When you realise, in hindsight, that an interaction or a relationship wasn't what you thought it was, it "drives you crazy," she says. "The worst part is it can happen to anyone. It doesn't matter how vigilant your parents are, it doesn't matter how smart you are, it doesn't matter about your judgment, it can just happen to you and you have no control over it. It's crazy. Cray-zee. And a lot of the time people who have that ill intention seem to be really charming on the outside, they can be charming to your family, they can make a really good impression on your friends. And they take advantage of that."
Later on, after performing Your Power, just herself and her guitar in the middle of the vast stage, she stops and speaks quietly to her Dublin audience. She tells them how important the song is to her and how important it is to protect young women, and suddenly she looks so very small and so very brave, 20 years old, having survived whatever she survived while being watched by so many millions of people.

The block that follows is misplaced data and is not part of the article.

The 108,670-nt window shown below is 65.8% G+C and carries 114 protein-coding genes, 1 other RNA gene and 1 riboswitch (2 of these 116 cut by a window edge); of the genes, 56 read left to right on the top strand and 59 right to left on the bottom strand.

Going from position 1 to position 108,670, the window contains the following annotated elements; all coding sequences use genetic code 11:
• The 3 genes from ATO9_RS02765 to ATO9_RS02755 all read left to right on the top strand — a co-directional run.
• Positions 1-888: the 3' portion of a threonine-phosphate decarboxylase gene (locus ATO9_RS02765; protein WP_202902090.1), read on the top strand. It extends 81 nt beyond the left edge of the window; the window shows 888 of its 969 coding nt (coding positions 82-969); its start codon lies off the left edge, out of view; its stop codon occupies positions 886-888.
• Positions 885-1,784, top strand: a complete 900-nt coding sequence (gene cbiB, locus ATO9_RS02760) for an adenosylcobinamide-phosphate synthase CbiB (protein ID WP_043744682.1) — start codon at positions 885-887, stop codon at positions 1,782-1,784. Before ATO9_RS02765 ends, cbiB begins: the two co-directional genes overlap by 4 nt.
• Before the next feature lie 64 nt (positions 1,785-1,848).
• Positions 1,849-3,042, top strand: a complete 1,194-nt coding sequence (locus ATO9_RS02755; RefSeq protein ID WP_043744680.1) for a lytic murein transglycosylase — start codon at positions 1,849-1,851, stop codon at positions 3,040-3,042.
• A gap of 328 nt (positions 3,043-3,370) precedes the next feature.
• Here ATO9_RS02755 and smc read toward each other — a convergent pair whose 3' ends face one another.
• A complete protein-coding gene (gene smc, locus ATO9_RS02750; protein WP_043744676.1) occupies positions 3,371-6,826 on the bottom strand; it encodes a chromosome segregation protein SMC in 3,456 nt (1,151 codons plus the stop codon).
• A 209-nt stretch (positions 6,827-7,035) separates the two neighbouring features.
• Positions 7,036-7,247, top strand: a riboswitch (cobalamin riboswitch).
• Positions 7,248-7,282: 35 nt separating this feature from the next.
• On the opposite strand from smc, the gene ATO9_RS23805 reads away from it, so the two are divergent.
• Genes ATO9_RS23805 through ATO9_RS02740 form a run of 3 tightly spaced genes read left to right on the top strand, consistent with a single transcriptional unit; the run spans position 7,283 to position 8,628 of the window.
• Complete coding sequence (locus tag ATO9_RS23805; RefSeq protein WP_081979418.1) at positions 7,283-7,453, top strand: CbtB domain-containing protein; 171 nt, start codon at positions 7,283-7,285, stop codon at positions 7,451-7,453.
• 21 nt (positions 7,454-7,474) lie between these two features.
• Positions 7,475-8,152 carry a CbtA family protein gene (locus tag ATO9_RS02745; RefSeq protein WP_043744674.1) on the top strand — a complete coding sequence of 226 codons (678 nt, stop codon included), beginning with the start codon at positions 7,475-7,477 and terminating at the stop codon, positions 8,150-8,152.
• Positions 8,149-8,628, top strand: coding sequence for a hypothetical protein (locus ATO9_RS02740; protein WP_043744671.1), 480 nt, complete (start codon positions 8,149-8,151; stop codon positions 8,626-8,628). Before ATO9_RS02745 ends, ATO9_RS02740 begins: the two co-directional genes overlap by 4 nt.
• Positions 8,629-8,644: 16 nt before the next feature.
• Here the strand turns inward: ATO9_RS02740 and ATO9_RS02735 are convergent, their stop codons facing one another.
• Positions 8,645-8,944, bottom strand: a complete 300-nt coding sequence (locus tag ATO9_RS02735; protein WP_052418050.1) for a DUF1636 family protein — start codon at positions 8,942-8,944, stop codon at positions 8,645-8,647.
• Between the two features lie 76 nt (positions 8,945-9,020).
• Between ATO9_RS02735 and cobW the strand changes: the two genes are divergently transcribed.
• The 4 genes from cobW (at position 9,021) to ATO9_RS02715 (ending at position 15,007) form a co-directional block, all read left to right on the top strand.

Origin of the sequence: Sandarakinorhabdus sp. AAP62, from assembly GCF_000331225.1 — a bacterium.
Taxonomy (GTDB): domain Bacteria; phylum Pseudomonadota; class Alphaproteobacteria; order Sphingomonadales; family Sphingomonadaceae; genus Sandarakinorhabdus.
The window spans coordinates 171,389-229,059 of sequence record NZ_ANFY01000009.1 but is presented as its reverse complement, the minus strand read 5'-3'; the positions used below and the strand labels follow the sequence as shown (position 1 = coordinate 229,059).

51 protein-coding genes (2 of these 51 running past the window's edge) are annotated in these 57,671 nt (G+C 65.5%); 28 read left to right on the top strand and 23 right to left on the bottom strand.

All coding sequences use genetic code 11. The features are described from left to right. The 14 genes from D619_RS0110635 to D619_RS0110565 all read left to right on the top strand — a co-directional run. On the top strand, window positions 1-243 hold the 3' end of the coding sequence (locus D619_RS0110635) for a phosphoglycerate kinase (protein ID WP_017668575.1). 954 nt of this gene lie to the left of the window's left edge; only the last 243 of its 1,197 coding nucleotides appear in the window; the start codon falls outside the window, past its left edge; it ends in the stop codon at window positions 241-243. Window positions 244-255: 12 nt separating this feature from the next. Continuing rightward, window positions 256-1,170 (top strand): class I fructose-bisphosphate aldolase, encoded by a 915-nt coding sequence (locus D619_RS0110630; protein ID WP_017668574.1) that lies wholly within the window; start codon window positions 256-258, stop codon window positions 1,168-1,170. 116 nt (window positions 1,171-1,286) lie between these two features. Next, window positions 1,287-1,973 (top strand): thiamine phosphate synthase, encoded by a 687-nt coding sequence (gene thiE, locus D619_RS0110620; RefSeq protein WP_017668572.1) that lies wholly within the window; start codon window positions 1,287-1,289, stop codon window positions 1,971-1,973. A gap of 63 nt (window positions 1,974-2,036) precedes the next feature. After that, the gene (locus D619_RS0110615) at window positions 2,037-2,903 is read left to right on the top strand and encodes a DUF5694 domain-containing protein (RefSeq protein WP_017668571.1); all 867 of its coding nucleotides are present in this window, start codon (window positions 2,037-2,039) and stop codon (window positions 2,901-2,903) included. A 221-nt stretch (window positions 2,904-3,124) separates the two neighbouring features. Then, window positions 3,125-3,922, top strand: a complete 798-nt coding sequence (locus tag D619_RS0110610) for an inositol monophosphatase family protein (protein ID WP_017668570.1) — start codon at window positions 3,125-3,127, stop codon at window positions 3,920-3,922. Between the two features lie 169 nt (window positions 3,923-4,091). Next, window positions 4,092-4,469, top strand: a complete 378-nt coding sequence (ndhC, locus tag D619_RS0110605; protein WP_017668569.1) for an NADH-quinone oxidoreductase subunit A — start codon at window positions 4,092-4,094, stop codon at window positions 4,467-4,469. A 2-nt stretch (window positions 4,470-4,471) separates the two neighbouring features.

Eilish has always wanted to be a mother — she would "rather die" than not have kids, "I need them" — but she also "dreads" it. "The older I get, the more I experience things, I just think, uuggh, what am I going to do when my kid thinks that this is the right thing to do and I'm, like, no, it's not! And they won't listen to me."
It's a "scary" time to be young in America at the moment. We are meeting in the aftermath of yet another Texas school shooting. "Why is it OK to be scared to go to school?" she asks, throwing her arms up in exasperation. "You go to school and be prepared for a life-changing traumatic experience or dying. What? Who? Where is the logic there?"